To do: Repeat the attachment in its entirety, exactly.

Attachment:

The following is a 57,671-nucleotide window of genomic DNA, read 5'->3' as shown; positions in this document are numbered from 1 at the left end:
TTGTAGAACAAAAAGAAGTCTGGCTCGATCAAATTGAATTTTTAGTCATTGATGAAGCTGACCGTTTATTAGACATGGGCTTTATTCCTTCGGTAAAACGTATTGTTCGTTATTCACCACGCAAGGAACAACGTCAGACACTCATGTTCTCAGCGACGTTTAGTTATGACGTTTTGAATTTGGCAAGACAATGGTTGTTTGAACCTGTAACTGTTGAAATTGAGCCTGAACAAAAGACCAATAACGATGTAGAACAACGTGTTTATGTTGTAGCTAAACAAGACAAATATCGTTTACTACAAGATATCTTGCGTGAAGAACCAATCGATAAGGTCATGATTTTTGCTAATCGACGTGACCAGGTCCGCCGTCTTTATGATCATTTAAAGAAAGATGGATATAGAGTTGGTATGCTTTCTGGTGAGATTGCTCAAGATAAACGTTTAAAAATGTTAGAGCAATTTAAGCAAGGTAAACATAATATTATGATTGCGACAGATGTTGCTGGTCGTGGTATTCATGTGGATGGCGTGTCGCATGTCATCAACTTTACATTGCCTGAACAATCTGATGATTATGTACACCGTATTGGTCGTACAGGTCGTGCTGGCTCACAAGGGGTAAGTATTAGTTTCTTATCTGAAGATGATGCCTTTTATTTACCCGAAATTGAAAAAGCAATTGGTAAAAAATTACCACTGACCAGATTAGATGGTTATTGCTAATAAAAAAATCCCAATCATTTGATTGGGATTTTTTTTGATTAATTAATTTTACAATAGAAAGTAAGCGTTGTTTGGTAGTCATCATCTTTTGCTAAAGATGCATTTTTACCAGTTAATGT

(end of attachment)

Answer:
The following is a 57,671-nucleotide window of genomic DNA, read 5'->3' as shown; positions in this document are numbered from 1 at the left end:
TTGTAGAACAAAAAGAAGTCTGGCTCGATCAAATTGAATTTTTAGTCATTGATGAAGCTGACCGTTTATTAGACATGGGCTTTATTCCTTCGGTAAAACGTATTGTTCGTTATTCACCACGCAAGGAACAACGTCAGACACTCATGTTCTCAGCGACGTTTAGTTATGACGTTTTGAATTTGGCAAGACAATGGTTGTTTGAACCTGTAACTGTTGAAATTGAGCCTGAACAAAAGACCAATAACGATGTAGAACAACGTGTTTATGTTGTAGCTAAACAAGACAAATATCGTTTACTACAAGATATCTTGCGTGAAGAACCAATCGATAAGGTCATGATTTTTGCTAATCGACGTGACCAGGTCCGCCGTCTTTATGATCATTTAAAGAAAGATGGATATAGAGTTGGTATGCTTTCTGGTGAGATTGCTCAAGATAAACGTTTAAAAATGTTAGAGCAATTTAAGCAAGGTAAACATAATATTATGATTGCGACAGATGTTGCTGGTCGTGGTATTCATGTGGATGGCGTGTCGCATGTCATCAACTTTACATTGCCTGAACAATCTGATGATTATGTACACCGTATTGGTCGTACAGGTCGTGCTGGCTCACAAGGGGTAAGTATTAGTTTCTTATCTGAAGATGATGCCTTTTATTTACCCGAAATTGAAAAAGCAATTGGTAAAAAATTACCACTGACCAGATTAGATGGTTATTGCTAATAAAAAAATCCCAATCATTTGATTGGGATTTTTTTTGATTAATTAATTTTACAATAGAAAGTAAGCGTTGTTTGGTAGTCATCATCTTTTGCTAAAGATGCATTTTTACCAGTTAATGT